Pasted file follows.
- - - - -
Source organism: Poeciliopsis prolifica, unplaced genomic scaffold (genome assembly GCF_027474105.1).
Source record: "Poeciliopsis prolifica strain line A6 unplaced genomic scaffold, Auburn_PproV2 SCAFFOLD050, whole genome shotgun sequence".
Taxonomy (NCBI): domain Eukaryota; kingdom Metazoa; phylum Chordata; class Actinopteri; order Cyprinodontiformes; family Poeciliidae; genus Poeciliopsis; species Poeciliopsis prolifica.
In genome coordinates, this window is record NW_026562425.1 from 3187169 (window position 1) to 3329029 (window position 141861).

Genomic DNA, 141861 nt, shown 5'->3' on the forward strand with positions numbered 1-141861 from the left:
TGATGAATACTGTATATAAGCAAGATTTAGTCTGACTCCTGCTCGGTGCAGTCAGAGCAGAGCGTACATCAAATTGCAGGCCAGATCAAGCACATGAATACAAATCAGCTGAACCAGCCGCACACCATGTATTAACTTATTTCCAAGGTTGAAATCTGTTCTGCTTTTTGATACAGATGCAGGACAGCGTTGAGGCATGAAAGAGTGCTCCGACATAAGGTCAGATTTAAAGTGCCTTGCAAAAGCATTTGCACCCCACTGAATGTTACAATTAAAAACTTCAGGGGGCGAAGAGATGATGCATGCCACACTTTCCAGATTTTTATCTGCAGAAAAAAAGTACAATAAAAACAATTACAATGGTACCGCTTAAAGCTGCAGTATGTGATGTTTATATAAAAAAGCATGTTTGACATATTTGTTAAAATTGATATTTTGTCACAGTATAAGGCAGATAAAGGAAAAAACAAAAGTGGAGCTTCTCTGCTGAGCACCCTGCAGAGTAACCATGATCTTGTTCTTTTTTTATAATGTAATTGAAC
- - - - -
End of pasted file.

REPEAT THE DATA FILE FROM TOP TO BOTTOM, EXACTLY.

Source organism: Poeciliopsis prolifica, unplaced genomic scaffold (genome assembly GCF_027474105.1).
Source record: "Poeciliopsis prolifica strain line A6 unplaced genomic scaffold, Auburn_PproV2 SCAFFOLD050, whole genome shotgun sequence".
Taxonomy (NCBI): domain Eukaryota; kingdom Metazoa; phylum Chordata; class Actinopteri; order Cyprinodontiformes; family Poeciliidae; genus Poeciliopsis; species Poeciliopsis prolifica.
In genome coordinates, this window is record NW_026562425.1 from 3187169 (window position 1) to 3329029 (window position 141861).

Genomic DNA, 141861 nt, shown 5'->3' on the forward strand with positions numbered 1-141861 from the left:
TGATGAATACTGTATATAAGCAAGATTTAGTCTGACTCCTGCTCGGTGCAGTCAGAGCAGAGCGTACATCAAATTGCAGGCCAGATCAAGCACATGAATACAAATCAGCTGAACCAGCCGCACACCATGTATTAACTTATTTCCAAGGTTGAAATCTGTTCTGCTTTTTGATACAGATGCAGGACAGCGTTGAGGCATGAAAGAGTGCTCCGACATAAGGTCAGATTTAAAGTGCCTTGCAAAAGCATTTGCACCCCACTGAATGTTACAATTAAAAACTTCAGGGGGCGAAGAGATGATGCATGCCACACTTTCCAGATTTTTATCTGCAGAAAAAAAGTACAATAAAAACAATTACAATGGTACCGCTTAAAGCTGCAGTATGTGATGTTTATATAAAAAAGCATGTTTGACATATTTGTTAAAATTGATATTTTGTCACAGTATAAGGCAGATAAAGGAAAAAACAAAAGTGGAGCTTCTCTGCTGAGCACCCTGCAGAGTAACCATGATCTTGTTCTTTTTTTATAATGTAATTGAAC